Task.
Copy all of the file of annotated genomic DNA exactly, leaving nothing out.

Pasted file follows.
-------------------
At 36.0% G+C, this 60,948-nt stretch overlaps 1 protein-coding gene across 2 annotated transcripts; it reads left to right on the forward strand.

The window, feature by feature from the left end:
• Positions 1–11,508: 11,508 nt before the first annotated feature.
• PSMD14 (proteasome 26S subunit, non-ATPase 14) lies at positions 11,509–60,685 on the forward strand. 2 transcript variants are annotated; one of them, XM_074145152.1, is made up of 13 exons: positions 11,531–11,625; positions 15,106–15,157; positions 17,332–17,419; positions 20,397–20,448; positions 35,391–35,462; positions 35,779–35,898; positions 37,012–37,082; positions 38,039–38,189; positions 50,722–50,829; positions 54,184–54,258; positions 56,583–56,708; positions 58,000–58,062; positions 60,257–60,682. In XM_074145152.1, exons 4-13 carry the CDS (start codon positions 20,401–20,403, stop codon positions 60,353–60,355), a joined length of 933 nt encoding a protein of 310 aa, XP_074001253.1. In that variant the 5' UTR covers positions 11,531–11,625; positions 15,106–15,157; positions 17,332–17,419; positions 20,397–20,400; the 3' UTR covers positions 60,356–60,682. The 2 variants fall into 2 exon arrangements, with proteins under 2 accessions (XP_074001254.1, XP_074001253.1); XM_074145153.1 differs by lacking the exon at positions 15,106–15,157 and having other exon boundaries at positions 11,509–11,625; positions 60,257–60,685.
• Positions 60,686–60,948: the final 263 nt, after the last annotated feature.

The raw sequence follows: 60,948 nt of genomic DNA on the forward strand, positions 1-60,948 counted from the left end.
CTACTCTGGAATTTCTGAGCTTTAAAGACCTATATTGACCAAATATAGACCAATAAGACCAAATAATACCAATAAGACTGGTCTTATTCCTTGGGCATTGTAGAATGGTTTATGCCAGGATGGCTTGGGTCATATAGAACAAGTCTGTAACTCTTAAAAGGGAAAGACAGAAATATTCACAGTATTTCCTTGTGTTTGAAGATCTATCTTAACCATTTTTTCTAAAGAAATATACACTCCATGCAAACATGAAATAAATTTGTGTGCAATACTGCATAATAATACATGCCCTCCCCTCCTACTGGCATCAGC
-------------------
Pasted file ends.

At 36.0% G+C, this 60,948-nt stretch overlaps 1 protein-coding gene across 2 annotated transcripts; it reads left to right on the forward strand.

The window, feature by feature from the left end:
• Positions 1–11,508: 11,508 nt before the first annotated feature.
• PSMD14 (proteasome 26S subunit, non-ATPase 14) lies at positions 11,509–60,685 on the forward strand. 2 transcript variants are annotated; one of them, XM_074145152.1, is made up of 13 exons: positions 11,531–11,625; positions 15,106–15,157; positions 17,332–17,419; positions 20,397–20,448; positions 35,391–35,462; positions 35,779–35,898; positions 37,012–37,082; positions 38,039–38,189; positions 50,722–50,829; positions 54,184–54,258; positions 56,583–56,708; positions 58,000–58,062; positions 60,257–60,682. In XM_074145152.1, exons 4-13 carry the CDS (start codon positions 20,401–20,403, stop codon positions 60,353–60,355), a joined length of 933 nt encoding a protein of 310 aa, XP_074001253.1. In that variant the 5' UTR covers positions 11,531–11,625; positions 15,106–15,157; positions 17,332–17,419; positions 20,397–20,400; the 3' UTR covers positions 60,356–60,682. The 2 variants fall into 2 exon arrangements, with proteins under 2 accessions (XP_074001254.1, XP_074001253.1); XM_074145153.1 differs by lacking the exon at positions 15,106–15,157 and having other exon boundaries at positions 11,509–11,625; positions 60,257–60,685.
• Positions 60,686–60,948: the final 263 nt, after the last annotated feature.

The raw sequence follows: 60,948 nt of genomic DNA on the forward strand, positions 1-60,948 counted from the left end.
CTACTCTGGAATTTCTGAGCTTTAAAGACCTATATTGACCAAATATAGACCAATAAGACCAAATAATACCAATAAGACTGGTCTTATTCCTTGGGCATTGTAGAATGGTTTATGCCAGGATGGCTTGGGTCATATAGAACAAGTCTGTAACTCTTAAAAGGGAAAGACAGAAATATTCACAGTATTTCCTTGTGTTTGAAGATCTATCTTAACCATTTTTTCTAAAGAAATATACACTCCATGCAAACATGAAATAAATTTGTGTGCAATACTGCATAATAATACATGCCCTCCCCTCCTACTGGCATCAGC